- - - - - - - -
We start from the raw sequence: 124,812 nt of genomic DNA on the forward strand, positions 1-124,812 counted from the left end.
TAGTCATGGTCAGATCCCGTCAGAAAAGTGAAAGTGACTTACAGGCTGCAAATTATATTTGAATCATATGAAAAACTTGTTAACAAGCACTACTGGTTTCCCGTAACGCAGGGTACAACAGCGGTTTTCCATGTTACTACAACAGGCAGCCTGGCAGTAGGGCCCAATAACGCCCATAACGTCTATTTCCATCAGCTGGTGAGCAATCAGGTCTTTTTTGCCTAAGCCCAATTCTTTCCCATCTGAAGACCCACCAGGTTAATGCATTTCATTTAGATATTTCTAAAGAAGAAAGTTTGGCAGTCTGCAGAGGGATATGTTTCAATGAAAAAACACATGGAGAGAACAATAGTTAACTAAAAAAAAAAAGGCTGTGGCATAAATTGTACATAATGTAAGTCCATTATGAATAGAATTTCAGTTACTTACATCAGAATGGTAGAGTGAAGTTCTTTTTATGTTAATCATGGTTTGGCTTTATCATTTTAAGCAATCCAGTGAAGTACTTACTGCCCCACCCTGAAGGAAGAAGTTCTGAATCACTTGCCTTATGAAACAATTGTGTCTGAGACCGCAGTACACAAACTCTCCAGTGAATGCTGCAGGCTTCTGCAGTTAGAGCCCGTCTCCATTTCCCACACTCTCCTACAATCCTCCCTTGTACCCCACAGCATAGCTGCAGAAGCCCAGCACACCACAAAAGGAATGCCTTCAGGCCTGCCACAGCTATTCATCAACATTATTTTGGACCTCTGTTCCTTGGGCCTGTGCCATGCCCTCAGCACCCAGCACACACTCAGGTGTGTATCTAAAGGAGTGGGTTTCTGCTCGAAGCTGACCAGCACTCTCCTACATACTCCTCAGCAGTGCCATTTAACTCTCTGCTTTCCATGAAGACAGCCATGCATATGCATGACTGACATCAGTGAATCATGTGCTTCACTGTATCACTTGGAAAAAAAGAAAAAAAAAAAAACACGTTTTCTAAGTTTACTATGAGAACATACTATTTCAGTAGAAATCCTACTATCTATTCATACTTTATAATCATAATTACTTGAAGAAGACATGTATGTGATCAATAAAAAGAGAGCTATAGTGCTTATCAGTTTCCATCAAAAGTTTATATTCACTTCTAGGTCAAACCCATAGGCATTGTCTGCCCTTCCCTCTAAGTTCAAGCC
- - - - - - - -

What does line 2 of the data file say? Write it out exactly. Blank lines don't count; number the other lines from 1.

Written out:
TAGTCATGGTCAGATCCCGTCAGAAAAGTGAAAGTGACTTACAGGCTGCAAATTATATTTGAATCATATGAAAAACTTGTTAACAAGCACTACTGGTTTCCCGTAACGCAGGGTACAACAGCGGTTTTCCATGTTACTACAACAGGCAGCCTGGCAGTAGGGCCCAATAACGCCCATAACGTCTATTTCCATCAGCTGGTGAGCAATCAGGTCTTTTTTGCCTAAGCCCAATTCTTTCCCATCTGAAGACCCACCAGGTTAATGCATTTCATTTAGATATTTCTAAAGAAGAAAGTTTGGCAGTCTGCAGAGGGATATGTTTCAATGAAAAAACACATGGAGAGAACAATAGTTAACTAAAAAAAAAAAGGCTGTGGCATAAATTGTACATAATGTAAGTCCATTATGAATAGAATTTCAGTTACTTACATCAGAATGGTAGAGTGAAGTTCTTTTTATGTTAATCATGGTTTGGCTTTATCATTTTAAGCAATCCAGTGAAGTACTTACTGCCCCACCCTGAAGGAAGAAGTTCTGAATCACTTGCCTTATGAAACAATTGTGTCTGAGACCGCAGTACACAAACTCTCCAGTGAATGCTGCAGGCTTCTGCAGTTAGAGCCCGTCTCCATTTCCCACACTCTCCTACAATCCTCCCTTGTACCCCACAGCATAGCTGCAGAAGCCCAGCACACCACAAAAGGAATGCCTTCAGGCCTGCCACAGCTATTCATCAACATTATTTTGGACCTCTGTTCCTTGGGCCTGTGCCATGCCCTCAGCACCCAGCACACACTCAGGTGTGTATCTAAAGGAGTGGGTTTCTGCTCGAAGCTGACCAGCACTCTCCTACATACTCCTCAGCAGTGCCATTTAACTCTCTGCTTTCCATGAAGACAGCCATGCATATGCATGACTGACATCAGTGAATCATGTGCTTCACTGTATCACTTGGAAAAAAAGAAAAAAAAAAAAACACGTTTTCTAAGTTTACTATGAGAACATACTATTTCAGTAGAAATCCTACTATCTATTCATACTTTATAATCATAATTACTTGAAGAAGACATGTATGTGATCAATAAAAAGAGAGCTATAGTGCTTATCAGTTTCCATCAAAAGTTTATATTCACTTCTAGGTCAAACCCATAGGCATTGTCTGCCCTTCCCTCTAAGTTCAAGCC